Class Actions in New Zealand: An Empirical Study

New Zealand Business Law Quarterly Volume 24, Issue Number 2, Pages 132 - 165, 2018

Posted: 31 Jan 2019

Date Written: June 1, 2018

Abstract

This article contains the first empirical study on opt-in class actions, which are referred to as representative actions, filed under r 4.24 of the High Court Rules 2016 in the New Zealand High Court and the New Zealand Employment Court. The findings of this study reveal that opt-in class actions are now part of the New Zealand legal landscape in substance, if not in name. In particular, the data reflects the rise of consumer class actions in New Zealand, which, in part, have been assisted by litigation funders entering into the market. However, despite an increase in opt-in class actions, New Zealand’s civil procedure mechanism for managing class action litigation is inefficient, uneconomic and creates significant uncertainty for all class action stakeholders. This article examines the empirical data, the trends in the data, and the reasons for those trends. It concludes by discussing why reform is required against the backdrop of this study and New Zealand’s procedural process values as contained in the High Court Rules.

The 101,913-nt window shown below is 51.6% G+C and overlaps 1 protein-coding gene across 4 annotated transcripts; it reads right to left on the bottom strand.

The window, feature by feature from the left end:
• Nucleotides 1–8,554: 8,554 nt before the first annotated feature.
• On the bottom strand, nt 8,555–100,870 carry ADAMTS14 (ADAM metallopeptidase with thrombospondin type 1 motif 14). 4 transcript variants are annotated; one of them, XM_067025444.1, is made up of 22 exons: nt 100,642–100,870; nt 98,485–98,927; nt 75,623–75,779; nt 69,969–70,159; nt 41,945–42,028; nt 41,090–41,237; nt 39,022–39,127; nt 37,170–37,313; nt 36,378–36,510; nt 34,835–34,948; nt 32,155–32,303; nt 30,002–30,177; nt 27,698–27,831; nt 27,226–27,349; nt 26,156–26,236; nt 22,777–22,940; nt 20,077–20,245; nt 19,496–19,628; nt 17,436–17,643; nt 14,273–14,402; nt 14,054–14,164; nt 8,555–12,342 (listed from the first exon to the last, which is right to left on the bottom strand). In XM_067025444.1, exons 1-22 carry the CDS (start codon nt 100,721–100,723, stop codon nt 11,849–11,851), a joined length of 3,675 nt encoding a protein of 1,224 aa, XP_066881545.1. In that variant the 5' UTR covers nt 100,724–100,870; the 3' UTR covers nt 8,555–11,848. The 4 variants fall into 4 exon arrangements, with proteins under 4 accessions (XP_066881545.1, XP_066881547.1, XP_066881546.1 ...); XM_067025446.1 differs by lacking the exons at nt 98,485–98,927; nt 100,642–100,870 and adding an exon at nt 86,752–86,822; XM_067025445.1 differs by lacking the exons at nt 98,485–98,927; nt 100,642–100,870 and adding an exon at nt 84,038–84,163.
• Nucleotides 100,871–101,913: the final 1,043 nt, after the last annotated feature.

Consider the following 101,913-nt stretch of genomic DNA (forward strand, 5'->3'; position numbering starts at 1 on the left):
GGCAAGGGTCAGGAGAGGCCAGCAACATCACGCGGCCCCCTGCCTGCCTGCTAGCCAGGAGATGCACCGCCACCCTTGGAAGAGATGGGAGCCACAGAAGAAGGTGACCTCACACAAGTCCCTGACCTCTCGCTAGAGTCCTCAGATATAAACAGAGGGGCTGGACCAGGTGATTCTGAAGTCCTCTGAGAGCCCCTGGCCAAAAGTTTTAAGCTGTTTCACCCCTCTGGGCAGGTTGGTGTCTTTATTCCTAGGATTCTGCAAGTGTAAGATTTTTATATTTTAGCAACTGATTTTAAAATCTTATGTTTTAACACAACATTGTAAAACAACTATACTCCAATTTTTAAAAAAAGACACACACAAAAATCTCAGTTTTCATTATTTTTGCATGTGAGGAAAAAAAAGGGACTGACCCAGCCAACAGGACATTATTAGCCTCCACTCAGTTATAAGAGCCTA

Keywords: Class Actions, Litigation Funding, Civil Procedure

Suggested Citation

Chamberlain, Nicole Allyson, Class Actions in New Zealand: An Empirical Study (June 1, 2018). New Zealand Business Law Quarterly Volume 24, Issue Number 2, Pages 132 - 165, 2018. Available at SSRN: https://ssrn.com/abstract=3321519

Nicole Allyson Chamberlain (Contact Author)

University of Auckland Law School ( email )

Private Bag 92019
Auckland Mail Centre
Auckland, 1142
New Zealand

HOME PAGE: http://https://unidirectory.auckland.ac.nz/profile/n-chamberlain

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